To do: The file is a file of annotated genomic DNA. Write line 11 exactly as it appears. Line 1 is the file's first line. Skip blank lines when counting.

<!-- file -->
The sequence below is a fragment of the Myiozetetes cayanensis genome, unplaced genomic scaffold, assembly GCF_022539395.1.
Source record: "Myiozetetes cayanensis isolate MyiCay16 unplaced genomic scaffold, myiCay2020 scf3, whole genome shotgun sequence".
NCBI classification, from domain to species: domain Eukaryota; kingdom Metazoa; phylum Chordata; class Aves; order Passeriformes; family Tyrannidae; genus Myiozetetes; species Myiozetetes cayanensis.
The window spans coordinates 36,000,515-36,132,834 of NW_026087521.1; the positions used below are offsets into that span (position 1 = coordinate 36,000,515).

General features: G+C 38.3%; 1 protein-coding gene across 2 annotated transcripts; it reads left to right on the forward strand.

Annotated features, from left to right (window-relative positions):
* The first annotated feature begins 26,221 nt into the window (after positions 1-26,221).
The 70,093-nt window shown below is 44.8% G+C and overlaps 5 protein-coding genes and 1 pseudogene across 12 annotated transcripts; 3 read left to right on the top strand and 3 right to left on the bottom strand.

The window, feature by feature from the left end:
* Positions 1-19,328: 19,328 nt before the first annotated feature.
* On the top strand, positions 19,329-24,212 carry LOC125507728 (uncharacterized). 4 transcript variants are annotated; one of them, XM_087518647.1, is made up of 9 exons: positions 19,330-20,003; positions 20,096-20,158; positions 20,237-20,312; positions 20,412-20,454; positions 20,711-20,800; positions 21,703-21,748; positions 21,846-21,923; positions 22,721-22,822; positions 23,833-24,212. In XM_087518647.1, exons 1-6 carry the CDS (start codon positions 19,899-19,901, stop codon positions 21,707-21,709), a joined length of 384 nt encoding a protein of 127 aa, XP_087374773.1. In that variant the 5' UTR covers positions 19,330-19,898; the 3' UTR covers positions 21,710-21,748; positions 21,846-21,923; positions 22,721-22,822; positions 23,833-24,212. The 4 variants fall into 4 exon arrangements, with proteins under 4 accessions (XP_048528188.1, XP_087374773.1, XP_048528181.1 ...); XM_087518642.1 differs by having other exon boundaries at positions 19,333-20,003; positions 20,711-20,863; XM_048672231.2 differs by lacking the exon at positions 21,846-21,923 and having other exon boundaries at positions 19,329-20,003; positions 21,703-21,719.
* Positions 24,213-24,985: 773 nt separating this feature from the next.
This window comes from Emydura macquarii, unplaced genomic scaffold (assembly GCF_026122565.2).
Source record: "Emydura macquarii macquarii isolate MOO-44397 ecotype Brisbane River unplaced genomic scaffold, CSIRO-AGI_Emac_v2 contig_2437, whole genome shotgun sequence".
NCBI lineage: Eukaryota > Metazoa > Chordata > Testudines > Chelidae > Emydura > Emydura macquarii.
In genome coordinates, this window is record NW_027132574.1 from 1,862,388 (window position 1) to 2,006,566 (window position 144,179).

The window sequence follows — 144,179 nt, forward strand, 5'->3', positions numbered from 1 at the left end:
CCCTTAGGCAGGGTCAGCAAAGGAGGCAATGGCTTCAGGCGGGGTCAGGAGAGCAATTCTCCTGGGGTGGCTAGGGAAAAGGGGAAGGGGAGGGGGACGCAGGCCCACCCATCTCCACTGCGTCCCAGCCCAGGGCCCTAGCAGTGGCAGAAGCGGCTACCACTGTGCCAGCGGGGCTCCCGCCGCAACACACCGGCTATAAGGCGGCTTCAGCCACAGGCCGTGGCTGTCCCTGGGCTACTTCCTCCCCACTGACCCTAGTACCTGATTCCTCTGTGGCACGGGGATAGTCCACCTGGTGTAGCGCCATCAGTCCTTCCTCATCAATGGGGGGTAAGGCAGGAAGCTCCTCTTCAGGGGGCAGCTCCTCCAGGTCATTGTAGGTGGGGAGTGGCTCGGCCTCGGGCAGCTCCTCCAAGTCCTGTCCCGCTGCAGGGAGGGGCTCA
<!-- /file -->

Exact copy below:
* On the top strand, positions 19,329-24,212 carry LOC125507728 (uncharacterized). 4 transcript variants are annotated; one of them, XM_087518647.1, is made up of 9 exons: positions 19,330-20,003; positions 20,096-20,158; positions 20,237-20,312; positions 20,412-20,454; positions 20,711-20,800; positions 21,703-21,748; positions 21,846-21,923; positions 22,721-22,822; positions 23,833-24,212. In XM_087518647.1, exons 1-6 carry the CDS (start codon positions 19,899-19,901, stop codon positions 21,707-21,709), a joined length of 384 nt encoding a protein of 127 aa, XP_087374773.1. In that variant the 5' UTR covers positions 19,330-19,898; the 3' UTR covers positions 21,710-21,748; positions 21,846-21,923; positions 22,721-22,822; positions 23,833-24,212. The 4 variants fall into 4 exon arrangements, with proteins under 4 accessions (XP_048528188.1, XP_087374773.1, XP_048528181.1 ...); XM_087518642.1 differs by having other exon boundaries at positions 19,333-20,003; positions 20,711-20,863; XM_048672231.2 differs by lacking the exon at positions 21,846-21,923 and having other exon boundaries at positions 19,329-20,003; positions 21,703-21,719.